Post-election anxiety


It is 73 days until the inauguration.

What I find interesting about this election is that the key concept that both candidates campaigned on was who was going to bring change to America and yet we are a country that, for the most part, fears change.

Take a poll. Ask a dozen people on the street what feeling gets evoked when they think about making personal changes? Two will most probably say they get excited. Five will probably say they feel a low level of anxiety and then another five will admit to all out panic.

So what is at the bottom of this fear and how will it play out in the coming months?

For most of us, the fear of change involves the fear of loss. And, more specifically at this time, economic loss. In conversations with certain wealthy friends, most of whom voted for McCain, the fear is that their taxes will go up and the country will go red.

It is funny how the party that is associated with the color red is accusing the opposing party who they say are communist of ‘going red’. The color red has sure changed its interpretation in American politics. Red used to mean commie or socialist. Now it’s the blue people who are being accused of wanting a socialist state by the very people who refer to themselves as part of the red states.

We’re a very confused bunch here in America. But I digress.

Getting back to this fear of loss, I think what we most fear right now is the fear of the unknown. Anyone who has a brain in his head knows that one man cannot fix the economic crisis we are in. One man cannot stop climatic catastrophes. And one man cannot appropriate funds to fix the decaying and in some places dangerously decaying physical infrastructure of our country’s roads, dams, and bridges.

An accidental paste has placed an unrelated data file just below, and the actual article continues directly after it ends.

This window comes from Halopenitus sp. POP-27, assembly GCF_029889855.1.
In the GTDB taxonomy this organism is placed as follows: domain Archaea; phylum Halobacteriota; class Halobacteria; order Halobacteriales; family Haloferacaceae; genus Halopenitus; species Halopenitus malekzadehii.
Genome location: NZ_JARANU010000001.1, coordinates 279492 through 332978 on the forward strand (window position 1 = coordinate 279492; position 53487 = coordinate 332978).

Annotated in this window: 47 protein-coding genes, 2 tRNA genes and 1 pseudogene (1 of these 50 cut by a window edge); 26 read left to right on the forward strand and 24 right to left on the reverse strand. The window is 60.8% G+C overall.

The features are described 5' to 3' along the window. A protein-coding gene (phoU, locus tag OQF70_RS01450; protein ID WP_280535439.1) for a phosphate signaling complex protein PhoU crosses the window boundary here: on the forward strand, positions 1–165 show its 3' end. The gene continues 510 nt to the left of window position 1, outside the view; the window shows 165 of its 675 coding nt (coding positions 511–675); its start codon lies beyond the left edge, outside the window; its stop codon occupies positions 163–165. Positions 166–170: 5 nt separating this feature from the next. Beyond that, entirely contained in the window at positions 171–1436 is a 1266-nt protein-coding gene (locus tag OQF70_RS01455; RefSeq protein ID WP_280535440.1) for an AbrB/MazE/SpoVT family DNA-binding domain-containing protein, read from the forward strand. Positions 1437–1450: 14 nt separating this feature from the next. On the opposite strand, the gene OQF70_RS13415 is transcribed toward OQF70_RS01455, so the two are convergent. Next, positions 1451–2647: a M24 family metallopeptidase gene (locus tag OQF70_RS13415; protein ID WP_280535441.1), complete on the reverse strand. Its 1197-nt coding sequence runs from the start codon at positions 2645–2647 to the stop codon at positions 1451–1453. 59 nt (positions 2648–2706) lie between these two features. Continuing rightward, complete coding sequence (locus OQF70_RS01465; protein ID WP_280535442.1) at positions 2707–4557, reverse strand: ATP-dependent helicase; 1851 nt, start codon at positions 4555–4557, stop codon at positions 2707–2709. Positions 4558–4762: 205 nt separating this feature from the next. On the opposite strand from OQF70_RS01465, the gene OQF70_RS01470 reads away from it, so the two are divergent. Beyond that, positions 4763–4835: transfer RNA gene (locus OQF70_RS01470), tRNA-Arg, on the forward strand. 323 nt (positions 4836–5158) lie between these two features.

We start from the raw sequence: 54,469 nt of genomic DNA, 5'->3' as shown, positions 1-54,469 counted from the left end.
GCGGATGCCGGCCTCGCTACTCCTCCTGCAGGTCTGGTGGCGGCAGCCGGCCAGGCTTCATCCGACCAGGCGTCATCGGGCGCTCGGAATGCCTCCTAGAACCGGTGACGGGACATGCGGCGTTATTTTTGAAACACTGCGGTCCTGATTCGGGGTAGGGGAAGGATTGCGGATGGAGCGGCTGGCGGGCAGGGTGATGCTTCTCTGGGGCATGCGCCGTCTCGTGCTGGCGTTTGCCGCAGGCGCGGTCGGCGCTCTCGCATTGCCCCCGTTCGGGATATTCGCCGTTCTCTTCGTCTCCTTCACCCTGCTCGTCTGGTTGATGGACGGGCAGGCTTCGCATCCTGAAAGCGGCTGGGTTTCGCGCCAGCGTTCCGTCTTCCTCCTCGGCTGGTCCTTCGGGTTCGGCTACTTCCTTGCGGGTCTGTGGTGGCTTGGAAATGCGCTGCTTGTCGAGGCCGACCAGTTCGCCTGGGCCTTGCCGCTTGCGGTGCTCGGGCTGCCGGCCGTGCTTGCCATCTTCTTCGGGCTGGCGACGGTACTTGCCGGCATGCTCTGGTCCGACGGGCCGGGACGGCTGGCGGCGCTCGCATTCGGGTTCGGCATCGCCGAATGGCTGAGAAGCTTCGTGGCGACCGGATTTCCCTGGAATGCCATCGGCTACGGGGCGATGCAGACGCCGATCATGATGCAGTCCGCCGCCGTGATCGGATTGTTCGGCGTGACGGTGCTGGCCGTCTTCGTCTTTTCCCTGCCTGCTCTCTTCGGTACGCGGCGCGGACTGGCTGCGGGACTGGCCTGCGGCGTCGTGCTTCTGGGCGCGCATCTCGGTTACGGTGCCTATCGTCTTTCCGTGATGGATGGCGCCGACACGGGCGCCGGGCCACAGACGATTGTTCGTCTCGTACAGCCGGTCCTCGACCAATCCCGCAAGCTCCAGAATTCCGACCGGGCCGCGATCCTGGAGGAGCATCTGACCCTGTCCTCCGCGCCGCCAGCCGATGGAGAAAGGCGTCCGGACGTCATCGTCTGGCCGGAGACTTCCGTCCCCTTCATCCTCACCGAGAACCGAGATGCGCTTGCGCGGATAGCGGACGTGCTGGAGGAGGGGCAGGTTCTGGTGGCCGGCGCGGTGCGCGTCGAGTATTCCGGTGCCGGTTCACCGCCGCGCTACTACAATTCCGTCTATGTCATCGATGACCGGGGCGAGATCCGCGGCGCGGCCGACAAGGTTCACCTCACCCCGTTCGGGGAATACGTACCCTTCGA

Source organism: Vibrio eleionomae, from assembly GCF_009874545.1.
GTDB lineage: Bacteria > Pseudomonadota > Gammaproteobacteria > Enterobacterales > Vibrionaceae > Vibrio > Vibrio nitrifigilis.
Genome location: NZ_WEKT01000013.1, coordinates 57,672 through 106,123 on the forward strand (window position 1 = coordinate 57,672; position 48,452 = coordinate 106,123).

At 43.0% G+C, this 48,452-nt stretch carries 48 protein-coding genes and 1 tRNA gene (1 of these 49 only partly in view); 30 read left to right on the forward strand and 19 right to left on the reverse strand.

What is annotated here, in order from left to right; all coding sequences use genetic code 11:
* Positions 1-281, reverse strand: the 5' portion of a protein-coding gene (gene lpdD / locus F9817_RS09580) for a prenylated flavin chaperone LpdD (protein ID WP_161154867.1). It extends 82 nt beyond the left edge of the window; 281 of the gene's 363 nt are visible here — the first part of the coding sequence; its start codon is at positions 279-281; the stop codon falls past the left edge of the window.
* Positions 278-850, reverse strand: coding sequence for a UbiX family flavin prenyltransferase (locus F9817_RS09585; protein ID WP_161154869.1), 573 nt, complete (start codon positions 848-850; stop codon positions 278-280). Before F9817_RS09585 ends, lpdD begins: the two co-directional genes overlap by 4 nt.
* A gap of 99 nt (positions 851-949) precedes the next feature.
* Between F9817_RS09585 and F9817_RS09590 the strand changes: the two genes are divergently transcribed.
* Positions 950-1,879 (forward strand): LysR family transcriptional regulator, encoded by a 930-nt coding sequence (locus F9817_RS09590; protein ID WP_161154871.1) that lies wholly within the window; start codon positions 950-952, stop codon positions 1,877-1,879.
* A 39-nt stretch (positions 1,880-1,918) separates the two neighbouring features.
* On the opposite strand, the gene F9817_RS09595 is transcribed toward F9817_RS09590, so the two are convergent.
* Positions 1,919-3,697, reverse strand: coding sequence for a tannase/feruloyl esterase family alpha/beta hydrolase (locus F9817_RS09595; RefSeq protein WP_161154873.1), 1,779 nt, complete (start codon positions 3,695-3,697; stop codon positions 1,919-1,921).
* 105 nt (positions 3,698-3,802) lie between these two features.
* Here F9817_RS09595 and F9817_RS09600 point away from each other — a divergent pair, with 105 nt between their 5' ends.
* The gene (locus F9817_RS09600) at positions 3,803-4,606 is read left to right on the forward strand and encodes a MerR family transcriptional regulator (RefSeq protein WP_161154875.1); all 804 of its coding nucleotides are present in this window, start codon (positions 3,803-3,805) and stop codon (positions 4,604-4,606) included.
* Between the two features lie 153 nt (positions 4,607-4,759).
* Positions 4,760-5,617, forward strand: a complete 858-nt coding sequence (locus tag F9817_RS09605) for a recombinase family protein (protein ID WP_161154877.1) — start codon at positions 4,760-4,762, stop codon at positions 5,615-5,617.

So we will resort to what we have always used to exact change: CRISIS. What we need to prepare for in America in the next 73 days is an ability to adapt to crisis-driven change. As the LifeQuakes unfold in the coming years, those who will thrive will have strong ‘emotional retrofitting’ to see opportunity where others see loss. Like a house that has appropriate retrofitting, in spite of the earth beneath it erupting, it can bend and adapt to the movement without being destroyed. It is my sincere hope that when my book comes out in early ’09, The LifeQuake Phenomenon: Your Definitive Roadmap Through Seismic Change, it can provide a useful tool box for building a mobile yet grounded inner foundation while we move toward the future on a road that is fraught with fault lines.

So how do the red and blue states come together to support effective change? Well, if you merge the two colors they become the color purple. Perhaps the first step in preparing for this next administration is to bring the color purple back in vogue. Milton Erickson, the psychologist who pioneered modern day hypnosis was color blind except for the color purple. Maybe, we all need to see the world through the prism of the color purple and develop some color blindness so that we do see each other as part of a whole, the Wholy Self called humanity.

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